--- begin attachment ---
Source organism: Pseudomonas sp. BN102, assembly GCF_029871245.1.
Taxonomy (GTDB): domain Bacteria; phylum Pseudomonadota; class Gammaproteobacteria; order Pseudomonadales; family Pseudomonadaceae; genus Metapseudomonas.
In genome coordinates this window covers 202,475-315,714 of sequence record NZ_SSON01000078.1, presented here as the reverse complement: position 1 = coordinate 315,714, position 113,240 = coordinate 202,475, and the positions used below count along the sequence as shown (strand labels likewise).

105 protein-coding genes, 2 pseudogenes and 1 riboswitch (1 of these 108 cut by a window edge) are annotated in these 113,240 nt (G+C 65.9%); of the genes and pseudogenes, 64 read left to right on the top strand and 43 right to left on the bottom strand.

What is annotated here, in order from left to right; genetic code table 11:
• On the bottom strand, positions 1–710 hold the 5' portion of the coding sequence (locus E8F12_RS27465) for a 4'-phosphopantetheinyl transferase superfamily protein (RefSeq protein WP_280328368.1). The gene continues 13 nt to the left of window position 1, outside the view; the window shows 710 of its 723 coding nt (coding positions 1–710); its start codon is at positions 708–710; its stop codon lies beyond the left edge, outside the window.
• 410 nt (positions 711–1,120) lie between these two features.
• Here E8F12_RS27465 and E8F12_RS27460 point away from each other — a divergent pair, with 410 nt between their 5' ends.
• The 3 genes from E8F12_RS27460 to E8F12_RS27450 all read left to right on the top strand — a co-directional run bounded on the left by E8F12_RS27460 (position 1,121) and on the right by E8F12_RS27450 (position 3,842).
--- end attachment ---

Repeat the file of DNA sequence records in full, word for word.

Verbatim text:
Source organism: Pseudomonas sp. BN102, assembly GCF_029871245.1.
Taxonomy (GTDB): domain Bacteria; phylum Pseudomonadota; class Gammaproteobacteria; order Pseudomonadales; family Pseudomonadaceae; genus Metapseudomonas.
In genome coordinates this window covers 202,475-315,714 of sequence record NZ_SSON01000078.1, presented here as the reverse complement: position 1 = coordinate 315,714, position 113,240 = coordinate 202,475, and the positions used below count along the sequence as shown (strand labels likewise).

105 protein-coding genes, 2 pseudogenes and 1 riboswitch (1 of these 108 cut by a window edge) are annotated in these 113,240 nt (G+C 65.9%); of the genes and pseudogenes, 64 read left to right on the top strand and 43 right to left on the bottom strand.

What is annotated here, in order from left to right; genetic code table 11:
• On the bottom strand, positions 1–710 hold the 5' portion of the coding sequence (locus E8F12_RS27465) for a 4'-phosphopantetheinyl transferase superfamily protein (RefSeq protein WP_280328368.1). The gene continues 13 nt to the left of window position 1, outside the view; the window shows 710 of its 723 coding nt (coding positions 1–710); its start codon is at positions 708–710; its stop codon lies beyond the left edge, outside the window.
• 410 nt (positions 711–1,120) lie between these two features.
• Here E8F12_RS27465 and E8F12_RS27460 point away from each other — a divergent pair, with 410 nt between their 5' ends.
• The 3 genes from E8F12_RS27460 to E8F12_RS27450 all read left to right on the top strand — a co-directional run bounded on the left by E8F12_RS27460 (position 1,121) and on the right by E8F12_RS27450 (position 3,842).